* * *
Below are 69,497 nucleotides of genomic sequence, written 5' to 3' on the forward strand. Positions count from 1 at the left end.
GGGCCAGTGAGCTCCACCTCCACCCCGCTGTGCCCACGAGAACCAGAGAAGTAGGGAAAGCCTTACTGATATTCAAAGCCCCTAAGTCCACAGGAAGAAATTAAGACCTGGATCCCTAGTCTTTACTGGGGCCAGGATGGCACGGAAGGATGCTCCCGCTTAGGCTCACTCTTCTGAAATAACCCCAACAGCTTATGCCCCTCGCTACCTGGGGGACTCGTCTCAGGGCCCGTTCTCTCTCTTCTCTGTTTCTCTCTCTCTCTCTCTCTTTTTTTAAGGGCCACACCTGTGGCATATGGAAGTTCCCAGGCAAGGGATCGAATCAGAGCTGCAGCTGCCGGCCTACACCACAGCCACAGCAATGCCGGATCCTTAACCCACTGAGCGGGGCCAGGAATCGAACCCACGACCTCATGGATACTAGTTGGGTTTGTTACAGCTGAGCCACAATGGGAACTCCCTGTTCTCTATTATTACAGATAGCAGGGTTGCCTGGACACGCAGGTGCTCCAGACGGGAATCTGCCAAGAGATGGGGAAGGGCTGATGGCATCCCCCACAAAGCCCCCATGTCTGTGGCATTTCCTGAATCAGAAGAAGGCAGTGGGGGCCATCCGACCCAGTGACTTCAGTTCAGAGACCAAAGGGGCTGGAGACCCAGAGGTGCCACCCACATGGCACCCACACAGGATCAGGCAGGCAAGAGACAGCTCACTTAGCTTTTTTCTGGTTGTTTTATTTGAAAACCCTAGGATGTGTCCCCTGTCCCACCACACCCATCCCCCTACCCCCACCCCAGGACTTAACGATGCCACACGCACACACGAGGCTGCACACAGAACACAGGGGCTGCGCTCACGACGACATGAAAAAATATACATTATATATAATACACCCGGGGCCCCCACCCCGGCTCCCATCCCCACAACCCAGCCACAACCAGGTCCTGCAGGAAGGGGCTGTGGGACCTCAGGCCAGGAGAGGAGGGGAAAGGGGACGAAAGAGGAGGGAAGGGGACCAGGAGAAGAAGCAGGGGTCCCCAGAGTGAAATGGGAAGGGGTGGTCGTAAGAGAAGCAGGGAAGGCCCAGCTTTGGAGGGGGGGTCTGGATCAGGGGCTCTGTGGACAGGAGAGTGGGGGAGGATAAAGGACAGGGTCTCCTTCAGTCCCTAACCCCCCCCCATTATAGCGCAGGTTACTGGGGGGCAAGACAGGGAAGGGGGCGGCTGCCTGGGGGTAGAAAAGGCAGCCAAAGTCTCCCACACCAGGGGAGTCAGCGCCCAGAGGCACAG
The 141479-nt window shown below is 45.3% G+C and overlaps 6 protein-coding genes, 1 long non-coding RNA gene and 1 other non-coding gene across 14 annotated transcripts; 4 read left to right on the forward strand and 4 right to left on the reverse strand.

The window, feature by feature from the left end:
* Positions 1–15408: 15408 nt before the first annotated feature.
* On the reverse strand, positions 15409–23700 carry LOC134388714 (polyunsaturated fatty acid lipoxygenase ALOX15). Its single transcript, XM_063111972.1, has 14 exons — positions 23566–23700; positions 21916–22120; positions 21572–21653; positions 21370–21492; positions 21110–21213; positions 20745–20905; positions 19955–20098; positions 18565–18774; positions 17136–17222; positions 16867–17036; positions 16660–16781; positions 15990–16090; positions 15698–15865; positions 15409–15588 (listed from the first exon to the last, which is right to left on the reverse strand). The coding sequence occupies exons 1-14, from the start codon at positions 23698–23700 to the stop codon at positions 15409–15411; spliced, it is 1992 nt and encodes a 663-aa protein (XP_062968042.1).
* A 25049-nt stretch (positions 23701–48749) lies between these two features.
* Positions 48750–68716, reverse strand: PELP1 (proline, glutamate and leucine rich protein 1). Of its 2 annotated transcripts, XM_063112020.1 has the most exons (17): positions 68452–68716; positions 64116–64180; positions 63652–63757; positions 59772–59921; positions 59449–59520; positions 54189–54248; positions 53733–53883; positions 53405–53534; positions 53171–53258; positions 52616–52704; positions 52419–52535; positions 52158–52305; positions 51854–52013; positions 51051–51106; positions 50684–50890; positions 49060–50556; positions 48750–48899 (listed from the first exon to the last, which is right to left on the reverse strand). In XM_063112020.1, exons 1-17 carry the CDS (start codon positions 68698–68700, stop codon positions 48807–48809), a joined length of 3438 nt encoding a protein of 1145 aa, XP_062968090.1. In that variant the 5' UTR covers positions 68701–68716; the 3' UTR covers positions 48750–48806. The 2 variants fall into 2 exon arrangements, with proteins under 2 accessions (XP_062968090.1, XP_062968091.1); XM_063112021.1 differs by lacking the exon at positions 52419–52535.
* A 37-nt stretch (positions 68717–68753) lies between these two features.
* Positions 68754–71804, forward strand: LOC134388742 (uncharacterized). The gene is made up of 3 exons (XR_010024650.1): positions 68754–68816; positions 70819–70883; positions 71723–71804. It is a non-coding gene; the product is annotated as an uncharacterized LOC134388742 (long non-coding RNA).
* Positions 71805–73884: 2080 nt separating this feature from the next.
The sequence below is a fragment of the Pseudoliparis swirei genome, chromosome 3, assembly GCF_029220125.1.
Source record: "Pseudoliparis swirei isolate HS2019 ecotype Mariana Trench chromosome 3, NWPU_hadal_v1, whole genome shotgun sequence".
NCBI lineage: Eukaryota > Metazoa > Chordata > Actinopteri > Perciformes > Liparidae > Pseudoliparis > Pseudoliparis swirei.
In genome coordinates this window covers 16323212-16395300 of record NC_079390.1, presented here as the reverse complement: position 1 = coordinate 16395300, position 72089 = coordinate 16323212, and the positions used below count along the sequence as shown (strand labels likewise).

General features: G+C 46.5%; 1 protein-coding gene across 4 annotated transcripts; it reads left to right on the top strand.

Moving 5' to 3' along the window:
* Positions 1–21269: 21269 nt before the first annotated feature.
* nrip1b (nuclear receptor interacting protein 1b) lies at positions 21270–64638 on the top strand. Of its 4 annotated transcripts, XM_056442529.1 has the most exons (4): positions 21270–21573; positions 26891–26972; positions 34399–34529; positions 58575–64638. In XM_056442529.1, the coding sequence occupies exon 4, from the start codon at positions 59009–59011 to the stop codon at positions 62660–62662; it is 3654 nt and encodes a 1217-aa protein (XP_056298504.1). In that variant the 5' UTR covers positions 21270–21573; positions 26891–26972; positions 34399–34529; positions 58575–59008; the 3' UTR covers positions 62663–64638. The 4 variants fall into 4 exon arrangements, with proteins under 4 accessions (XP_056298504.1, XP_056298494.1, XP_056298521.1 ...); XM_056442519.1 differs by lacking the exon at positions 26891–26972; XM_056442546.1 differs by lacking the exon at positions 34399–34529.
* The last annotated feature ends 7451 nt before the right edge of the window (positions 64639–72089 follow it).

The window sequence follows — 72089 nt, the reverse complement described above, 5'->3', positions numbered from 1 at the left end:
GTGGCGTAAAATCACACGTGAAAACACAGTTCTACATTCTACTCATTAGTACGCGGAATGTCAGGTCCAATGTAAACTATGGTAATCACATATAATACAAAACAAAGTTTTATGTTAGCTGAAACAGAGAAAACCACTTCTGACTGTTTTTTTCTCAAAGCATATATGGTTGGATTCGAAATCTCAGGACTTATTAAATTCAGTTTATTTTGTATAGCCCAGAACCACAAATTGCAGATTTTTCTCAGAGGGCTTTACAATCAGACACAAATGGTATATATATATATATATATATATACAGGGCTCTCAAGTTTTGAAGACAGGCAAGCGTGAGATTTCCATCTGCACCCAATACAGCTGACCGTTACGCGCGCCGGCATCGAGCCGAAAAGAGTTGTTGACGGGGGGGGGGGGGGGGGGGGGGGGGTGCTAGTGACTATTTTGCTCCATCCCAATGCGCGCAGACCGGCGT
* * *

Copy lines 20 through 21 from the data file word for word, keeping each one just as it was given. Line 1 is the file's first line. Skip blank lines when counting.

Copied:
* The last annotated feature ends 7451 nt before the right edge of the window (positions 64639–72089 follow it).

The window sequence follows — 72089 nt, the reverse complement described above, 5'->3', positions numbered from 1 at the left end: